On April 24, Rushdie rejected a fake quote expressing anti-Islamic sentiments that had been attributed to the author and circulated on social media
Salman Rushdie. Pic/AFP
On April 24, Salman Rushdie posted a tweet calling out a fake quote and requested people to stop circulating the same on social media. The tweet in question voices out anti-Islamic sentiment, stating that all Muslim regardless of their literacy and economic levels aimed to ‘’destroy the whole nation by terrorism’’.
Stop posting this fake quote please. https://t.co/v9UmnmJSrL— Salman Rushdie (@SalmanRushdie) April 24, 2022
The fake quote has been wrongfully attributed to the British-American novelist for several years now. Back in 2015, when a Twitter user debunked this piece of disinformation, Rushdie had tweeted in gratitude: “Thank you for finding the source of this fake quote that people can't seem to stop quoting to justify their own bigotry.”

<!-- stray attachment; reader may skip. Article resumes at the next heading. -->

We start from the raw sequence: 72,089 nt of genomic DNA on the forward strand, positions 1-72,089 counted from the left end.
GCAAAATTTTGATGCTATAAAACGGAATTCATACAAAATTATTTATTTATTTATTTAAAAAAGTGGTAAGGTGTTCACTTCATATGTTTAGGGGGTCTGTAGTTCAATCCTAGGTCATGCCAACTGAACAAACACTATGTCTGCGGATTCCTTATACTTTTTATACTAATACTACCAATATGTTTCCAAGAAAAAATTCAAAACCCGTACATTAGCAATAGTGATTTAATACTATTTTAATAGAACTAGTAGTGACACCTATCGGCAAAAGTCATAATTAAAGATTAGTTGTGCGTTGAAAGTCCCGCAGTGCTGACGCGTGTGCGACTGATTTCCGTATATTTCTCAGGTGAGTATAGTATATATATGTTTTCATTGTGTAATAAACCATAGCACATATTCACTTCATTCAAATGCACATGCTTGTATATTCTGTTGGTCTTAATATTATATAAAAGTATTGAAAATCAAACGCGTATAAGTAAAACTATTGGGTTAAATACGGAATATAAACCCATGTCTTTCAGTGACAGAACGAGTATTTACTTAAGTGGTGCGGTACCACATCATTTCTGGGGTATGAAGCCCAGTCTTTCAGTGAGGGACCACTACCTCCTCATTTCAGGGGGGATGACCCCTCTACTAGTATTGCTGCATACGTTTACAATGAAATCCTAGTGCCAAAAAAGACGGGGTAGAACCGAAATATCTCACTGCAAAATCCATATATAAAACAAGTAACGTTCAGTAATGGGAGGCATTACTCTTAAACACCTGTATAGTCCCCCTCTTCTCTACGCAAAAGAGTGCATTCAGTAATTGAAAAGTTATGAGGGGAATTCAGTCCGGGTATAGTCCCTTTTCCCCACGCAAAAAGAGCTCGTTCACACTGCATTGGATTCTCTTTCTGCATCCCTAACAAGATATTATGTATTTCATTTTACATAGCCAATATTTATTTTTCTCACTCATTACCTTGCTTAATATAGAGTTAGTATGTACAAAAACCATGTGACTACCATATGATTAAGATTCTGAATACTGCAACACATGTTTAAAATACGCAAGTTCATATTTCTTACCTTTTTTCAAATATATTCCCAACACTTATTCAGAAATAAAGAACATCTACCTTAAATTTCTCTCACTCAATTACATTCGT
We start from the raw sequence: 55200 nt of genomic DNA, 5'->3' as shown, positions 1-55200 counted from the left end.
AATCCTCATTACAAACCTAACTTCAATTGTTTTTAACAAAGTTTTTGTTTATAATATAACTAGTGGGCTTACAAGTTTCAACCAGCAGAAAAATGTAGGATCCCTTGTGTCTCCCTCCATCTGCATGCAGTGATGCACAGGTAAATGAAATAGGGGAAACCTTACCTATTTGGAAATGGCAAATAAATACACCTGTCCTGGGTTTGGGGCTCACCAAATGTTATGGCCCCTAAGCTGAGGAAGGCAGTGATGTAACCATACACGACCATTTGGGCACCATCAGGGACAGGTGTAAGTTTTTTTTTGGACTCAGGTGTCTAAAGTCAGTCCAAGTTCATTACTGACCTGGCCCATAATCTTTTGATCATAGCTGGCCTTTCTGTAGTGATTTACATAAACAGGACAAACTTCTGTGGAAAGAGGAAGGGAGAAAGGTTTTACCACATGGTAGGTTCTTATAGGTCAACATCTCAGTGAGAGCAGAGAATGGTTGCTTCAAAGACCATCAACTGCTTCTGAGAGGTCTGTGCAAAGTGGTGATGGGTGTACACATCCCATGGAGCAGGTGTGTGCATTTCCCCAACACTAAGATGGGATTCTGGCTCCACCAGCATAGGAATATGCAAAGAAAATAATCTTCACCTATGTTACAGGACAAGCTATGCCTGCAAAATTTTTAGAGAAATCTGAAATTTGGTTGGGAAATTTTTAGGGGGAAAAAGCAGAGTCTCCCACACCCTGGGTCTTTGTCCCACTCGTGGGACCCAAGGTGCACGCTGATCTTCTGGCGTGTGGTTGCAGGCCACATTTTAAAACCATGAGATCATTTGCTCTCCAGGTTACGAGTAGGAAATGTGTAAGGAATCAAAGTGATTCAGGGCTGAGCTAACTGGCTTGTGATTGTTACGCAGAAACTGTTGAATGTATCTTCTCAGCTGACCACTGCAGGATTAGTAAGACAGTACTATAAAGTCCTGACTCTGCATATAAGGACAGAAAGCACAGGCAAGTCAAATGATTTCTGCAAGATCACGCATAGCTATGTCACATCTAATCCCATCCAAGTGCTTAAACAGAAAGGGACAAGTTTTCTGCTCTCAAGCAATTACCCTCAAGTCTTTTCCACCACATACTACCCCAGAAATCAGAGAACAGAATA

Rushdie is no stranger to controversy. The Booker Prize winning author of Midnight’s Children had a fatwa issued against him by Ayatollah Ruhollah Khomeini--who was then the leader of Iran—over his fourth novel The Satanic Verses, following which the British Government provided him with police protection.
The book had provoked protests across the globe, and he was featured on Al-Qaeda’s hit list (published in Inspire Magazine in 2010) along with other prominent figures who were believed to have insulted Islam.
In 2012, Rushdie published Joseph Anton: A Memoir, an account of his life in the wake of the controversy over The Satanic Verses.